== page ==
House. The House is in recess today and tomorrow, leaving only three days for legislative work before Members leave at the end of the week until Nov. 14. The #1 item on the agenda is passage of a continuing resolution to keep the government open after Sept. 30. The CR is expected to run through Dec. 16.
While the House waits for the Senate to pass the CR, Members will vote on various bills under suspension of the rules as well as Senate-passed legislation providing a three-year reauthorization for the Small Business Innovation Research (SBIR) and Small Business Technology Transfer (STTR) programs. The House may also consider legislation that would expand requirements and restrictions on stock ownership by members of Congress. The proposal would reportedly apply restrictions to spouses and dependent children of lawmakers and senior government officials. On Sept. 23, Speaker Nancy Pelosi extended proxy voting, which was scheduled to expire Sept. 26, until Nov. 10.
Senate. The Senate is in recess until 5:30 p.m. on Tuesday. When the Senate reconvenes, the first order of business will be a roll call vote on whether to invoke cloture on the motion to proceed to a House bill (H.R. 6833) that will be the vehicle for the continuing resolution. The language of the CR has not yet been released, but it is expected to include additional aid for Ukraine, disaster relief, a five-year reauthorization of FDA user fees, and the proposal that Senator Manchin released last week to streamline the process for federal approval of permits for energy infrastructure projects.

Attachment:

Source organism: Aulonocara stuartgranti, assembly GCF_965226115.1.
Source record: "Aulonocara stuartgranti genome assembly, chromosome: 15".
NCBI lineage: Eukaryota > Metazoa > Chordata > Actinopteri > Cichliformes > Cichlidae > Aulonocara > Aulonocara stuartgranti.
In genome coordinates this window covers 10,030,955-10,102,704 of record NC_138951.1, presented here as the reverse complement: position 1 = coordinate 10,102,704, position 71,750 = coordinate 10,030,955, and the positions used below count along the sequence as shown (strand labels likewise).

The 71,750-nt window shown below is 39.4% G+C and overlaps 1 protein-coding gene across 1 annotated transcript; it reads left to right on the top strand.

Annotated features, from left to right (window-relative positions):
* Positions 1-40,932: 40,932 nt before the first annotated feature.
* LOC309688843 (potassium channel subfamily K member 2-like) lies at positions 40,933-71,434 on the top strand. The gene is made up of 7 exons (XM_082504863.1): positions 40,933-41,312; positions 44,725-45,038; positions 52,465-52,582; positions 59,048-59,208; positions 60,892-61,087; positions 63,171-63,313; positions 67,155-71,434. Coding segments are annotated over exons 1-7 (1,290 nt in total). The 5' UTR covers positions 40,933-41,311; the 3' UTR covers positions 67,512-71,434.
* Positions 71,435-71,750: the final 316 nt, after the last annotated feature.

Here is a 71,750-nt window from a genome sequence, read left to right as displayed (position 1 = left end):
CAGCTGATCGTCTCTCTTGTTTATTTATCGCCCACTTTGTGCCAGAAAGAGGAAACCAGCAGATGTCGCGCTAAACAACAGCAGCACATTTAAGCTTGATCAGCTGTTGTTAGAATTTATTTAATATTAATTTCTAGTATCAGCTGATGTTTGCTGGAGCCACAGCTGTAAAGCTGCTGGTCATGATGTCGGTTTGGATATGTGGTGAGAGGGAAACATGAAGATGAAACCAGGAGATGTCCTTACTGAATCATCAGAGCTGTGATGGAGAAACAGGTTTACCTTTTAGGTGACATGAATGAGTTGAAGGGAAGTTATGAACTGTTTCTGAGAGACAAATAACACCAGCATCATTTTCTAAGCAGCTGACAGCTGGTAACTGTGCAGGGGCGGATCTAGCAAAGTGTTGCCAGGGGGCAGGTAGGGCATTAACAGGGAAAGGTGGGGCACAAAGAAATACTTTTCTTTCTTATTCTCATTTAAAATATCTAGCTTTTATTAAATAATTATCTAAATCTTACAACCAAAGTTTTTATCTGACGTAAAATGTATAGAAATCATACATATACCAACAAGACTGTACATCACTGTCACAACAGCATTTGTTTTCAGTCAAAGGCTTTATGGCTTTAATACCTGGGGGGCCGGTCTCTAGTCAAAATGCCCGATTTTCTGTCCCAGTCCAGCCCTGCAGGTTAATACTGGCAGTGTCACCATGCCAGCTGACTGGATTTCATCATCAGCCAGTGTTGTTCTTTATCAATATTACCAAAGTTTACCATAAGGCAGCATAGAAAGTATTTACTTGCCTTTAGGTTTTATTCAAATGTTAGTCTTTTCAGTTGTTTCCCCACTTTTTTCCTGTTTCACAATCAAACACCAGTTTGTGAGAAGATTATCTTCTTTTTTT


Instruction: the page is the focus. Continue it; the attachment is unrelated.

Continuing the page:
It’s unclear whether opponents of the permitting reform measure will mount an effort to show their hand and defeat the cloture motion or the subsequent vote on the motion to proceed or will wait for votes later in the process. Once the Senate does proceed to the House bill, Majority Leader Chuck Schumer plans to offer an amendment to strip the existing language from the bill and insert the text of the continuing resolution. As it stands now, the opposition to the permitting proposal appears strong enough to block the CR from attaining the 60 votes needed for passage.
While it is unknown exactly how the permitting reform impasse will play out, all sides agree that Congress will pass a CR before the new fiscal year begins Oct. 1 and the government will not shut down. Like the House, the Senate will recess at the end of the week. However, Senators will return on Oct. 11 and take up the National Defense Authorization Act.
Committee Action of Note
Wednesday, September 28
Thursday, September 29
Friday, September 30
Early Voting. Voters can now cast their votes for the mid-term elections in Minnesota, South Dakota, Virginia, Vermont, and Wyoming. On Thursday, early voting begins in Illinois, Michigan, and North Dakota.
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